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Appearance before the Standing Senate Committee on Transport and Communications (TRCM) on Bill C-11, an Act to amend the Broadcasting Act (Online Streaming Act)

September 14, 2022

Ottawa, Ontario

Opening statement by Philippe Dufresne
Privacy Commissioner of Canada

(Check against delivery)

Good afternoon, Mr. Chair, Members of the Committee,

Before I begin and on behalf of my office, I would like to offer our condolences on the passing of Her Majesty Queen Elizabeth II.

Thank you for the invitation.

I am pleased to be here today to assist the Committee in its study of Bill C-11, the Online Streaming Act. I am accompanied by my colleague Brent Homan, Deputy Commissioner, Compliance.

As you know, as the Privacy Commissioner of Canada, I am responsible for the protection and promotion of the privacy rights of Canadians in the public and private sectors. My office does so by investigating complaints, providing advice to government institutions and private sector organizations, reporting publicly on compliance with privacy laws, and promoting public awareness of privacy issues.

When I appeared before the Senate in June to discuss my proposed appointment as Privacy Commissioner, I indicated that I would have as my vision the following three elements:

  1. Privacy as a fundamental right;
  2. Privacy in support of the public interest; and
  3. Privacy as an accelerator of Canadians’ trust in their institutions and in their participation as digital citizens.

With these principles in mind, I can offer the following observations on Bill C-11 which would amend the Broadcasting Act to bring online undertakings within its scope and modify the mandate and powers of the CRTC in this context.

The Bill would provide the CRTC with the power to impose conditions respecting the discoverability of Canadian programs and programming services.

While the Bill specifies that in doing so the CRTC could not require the use of a specific computer algorithm or source code, discoverability conditions could nonetheless potentially require the adaptation of existing algorithms that rely on personal information or the analysis of personal information to determine whether user-generated content is Canadian. The potential privacy impacts would depend on the specific circumstances of each case, including how these powers are exercised by the CRTC and how regulated entities respond to new obligations by their collection and analysis of personal information. 

Given this, it will be important that these privacy implications be fully assessed and mitigated prior to the CRTC imposing these conditions.

I note in this regard that the Bill does include a requirement that a reasonable opportunity be given to persons carrying on broadcasting undertakings and other interested persons to make representations to the CRTC with respect to any proposed order. My office will want to avail itself of this opportunity in appropriate cases and will remain available to offer our regulatory expertise on privacy matters to both industry and the CRTC in this context.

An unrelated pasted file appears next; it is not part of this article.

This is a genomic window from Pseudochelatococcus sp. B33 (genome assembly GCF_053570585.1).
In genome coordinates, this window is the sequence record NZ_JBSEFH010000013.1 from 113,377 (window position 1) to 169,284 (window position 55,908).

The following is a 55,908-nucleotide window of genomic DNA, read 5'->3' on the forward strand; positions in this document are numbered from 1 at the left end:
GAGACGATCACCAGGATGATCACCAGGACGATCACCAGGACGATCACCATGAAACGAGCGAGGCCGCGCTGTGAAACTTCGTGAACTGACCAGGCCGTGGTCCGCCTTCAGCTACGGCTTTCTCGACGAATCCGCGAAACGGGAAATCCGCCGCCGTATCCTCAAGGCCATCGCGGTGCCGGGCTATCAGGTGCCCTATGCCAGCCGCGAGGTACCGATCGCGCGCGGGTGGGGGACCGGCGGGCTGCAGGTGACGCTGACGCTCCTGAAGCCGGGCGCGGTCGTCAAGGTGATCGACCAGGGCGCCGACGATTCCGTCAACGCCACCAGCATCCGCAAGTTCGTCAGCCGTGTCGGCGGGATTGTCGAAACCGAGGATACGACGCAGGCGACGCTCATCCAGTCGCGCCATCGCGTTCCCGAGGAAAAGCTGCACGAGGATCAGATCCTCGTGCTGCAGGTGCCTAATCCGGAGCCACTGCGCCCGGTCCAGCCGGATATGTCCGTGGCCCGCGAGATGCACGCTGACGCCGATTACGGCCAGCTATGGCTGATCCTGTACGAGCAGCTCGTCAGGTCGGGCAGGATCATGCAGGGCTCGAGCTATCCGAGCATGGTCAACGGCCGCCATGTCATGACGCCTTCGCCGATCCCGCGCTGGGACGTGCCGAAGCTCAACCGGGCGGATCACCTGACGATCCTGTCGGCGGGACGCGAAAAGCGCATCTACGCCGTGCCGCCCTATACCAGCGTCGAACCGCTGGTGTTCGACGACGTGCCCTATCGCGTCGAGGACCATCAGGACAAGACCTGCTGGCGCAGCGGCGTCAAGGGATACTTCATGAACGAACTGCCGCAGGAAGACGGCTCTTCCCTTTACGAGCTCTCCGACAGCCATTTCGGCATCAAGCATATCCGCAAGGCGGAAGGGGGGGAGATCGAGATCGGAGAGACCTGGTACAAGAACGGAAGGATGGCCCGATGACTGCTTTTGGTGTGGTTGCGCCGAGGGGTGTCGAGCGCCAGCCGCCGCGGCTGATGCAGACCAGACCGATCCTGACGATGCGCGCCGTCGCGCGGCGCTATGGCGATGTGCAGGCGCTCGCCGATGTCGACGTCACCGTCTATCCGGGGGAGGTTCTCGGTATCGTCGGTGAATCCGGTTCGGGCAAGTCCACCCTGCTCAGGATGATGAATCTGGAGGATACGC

I also note that while the Bill would provide the CRTC with the power to require broadcasters to provide information related to audience measurements, this power would specifically exclude information that could identify any individual audience member. Here again, the implementation of the Bill in a way that ensures that requested information is de-identified or anonymized will be essential and my office will be available to provide the necessary advice and guidance.

Given this and in light of the fundamental importance of privacy, the committee could consider amending section 3 of the Broadcasting Act to include the protection of the privacy of persons as a policy objective of that Act. This would be similar to the approach taken in the Telecommunications Act and would ensure that privacy is fully considered in the interpretation and implementation of the Bill, by the CRTC, regulated entities and courts.

I would also like to bring to the committee’s attention the European Union’s Digital Services Act which was adopted by the European Parliament in July and will come into force in 2024. This Act will require major online platforms to provide individuals with an option to turn off recommendations based on individual profiling. Once in force, this Act will provide an additional alternative to reduce the potential collection and use of personal information.

Lastly, I would reiterate my recommendation that the preparation of timely privacy impact assessments by public institutions be made a binding legal requirement in a modernized version of the Privacy Act.

I hope these observations are of assistance to the committee and I would now be happy to answer any questions.


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